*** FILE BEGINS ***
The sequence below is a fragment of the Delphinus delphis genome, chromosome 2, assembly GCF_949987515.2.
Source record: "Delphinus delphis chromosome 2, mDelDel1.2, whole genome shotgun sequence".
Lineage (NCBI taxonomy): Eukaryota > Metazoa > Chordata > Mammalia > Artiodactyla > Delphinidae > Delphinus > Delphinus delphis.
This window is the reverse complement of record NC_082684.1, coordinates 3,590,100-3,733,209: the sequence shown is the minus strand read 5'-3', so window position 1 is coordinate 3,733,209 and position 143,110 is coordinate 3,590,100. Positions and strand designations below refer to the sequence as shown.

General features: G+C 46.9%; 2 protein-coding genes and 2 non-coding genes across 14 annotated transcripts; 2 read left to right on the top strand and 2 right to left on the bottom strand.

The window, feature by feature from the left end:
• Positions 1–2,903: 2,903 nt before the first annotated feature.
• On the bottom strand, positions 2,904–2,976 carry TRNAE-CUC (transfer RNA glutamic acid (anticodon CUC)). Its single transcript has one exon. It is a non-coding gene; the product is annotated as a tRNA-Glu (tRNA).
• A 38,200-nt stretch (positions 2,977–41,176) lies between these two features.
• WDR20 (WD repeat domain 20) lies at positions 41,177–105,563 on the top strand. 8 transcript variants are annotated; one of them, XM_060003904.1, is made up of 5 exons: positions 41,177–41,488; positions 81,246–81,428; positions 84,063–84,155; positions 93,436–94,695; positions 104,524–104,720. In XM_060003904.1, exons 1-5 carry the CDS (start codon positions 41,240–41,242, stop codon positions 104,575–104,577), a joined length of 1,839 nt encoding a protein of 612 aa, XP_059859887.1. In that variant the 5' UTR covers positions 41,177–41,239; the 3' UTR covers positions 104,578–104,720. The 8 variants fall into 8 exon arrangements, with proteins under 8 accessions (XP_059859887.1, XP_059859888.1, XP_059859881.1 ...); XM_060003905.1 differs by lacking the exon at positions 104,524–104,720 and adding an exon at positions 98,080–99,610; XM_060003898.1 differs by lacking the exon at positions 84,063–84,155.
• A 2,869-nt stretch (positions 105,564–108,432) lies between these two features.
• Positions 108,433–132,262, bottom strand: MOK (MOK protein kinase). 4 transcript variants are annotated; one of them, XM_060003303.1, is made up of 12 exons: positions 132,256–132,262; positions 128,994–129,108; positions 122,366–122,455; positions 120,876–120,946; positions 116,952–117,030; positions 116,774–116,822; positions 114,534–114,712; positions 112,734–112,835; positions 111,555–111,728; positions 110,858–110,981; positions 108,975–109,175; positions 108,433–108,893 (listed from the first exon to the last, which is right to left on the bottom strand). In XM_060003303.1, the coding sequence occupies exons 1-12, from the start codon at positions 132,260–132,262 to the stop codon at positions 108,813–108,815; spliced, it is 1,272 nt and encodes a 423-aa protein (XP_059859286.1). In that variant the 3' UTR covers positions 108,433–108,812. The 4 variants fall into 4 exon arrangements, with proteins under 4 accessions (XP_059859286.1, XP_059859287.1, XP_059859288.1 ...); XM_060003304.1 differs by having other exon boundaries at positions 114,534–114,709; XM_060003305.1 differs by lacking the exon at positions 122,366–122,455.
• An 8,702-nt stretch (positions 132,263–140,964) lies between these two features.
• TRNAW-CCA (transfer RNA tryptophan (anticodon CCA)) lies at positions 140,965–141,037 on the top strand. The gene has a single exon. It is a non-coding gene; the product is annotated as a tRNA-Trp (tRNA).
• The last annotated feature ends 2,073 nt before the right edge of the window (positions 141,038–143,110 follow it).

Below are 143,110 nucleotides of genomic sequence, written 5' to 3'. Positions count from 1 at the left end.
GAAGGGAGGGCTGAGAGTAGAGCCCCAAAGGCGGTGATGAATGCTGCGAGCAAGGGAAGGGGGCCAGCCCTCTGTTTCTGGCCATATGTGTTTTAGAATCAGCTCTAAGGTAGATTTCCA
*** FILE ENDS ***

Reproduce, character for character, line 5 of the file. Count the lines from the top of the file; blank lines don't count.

General features: G+C 46.9%; 2 protein-coding genes and 2 non-coding genes across 14 annotated transcripts; 2 read left to right on the top strand and 2 right to left on the bottom strand.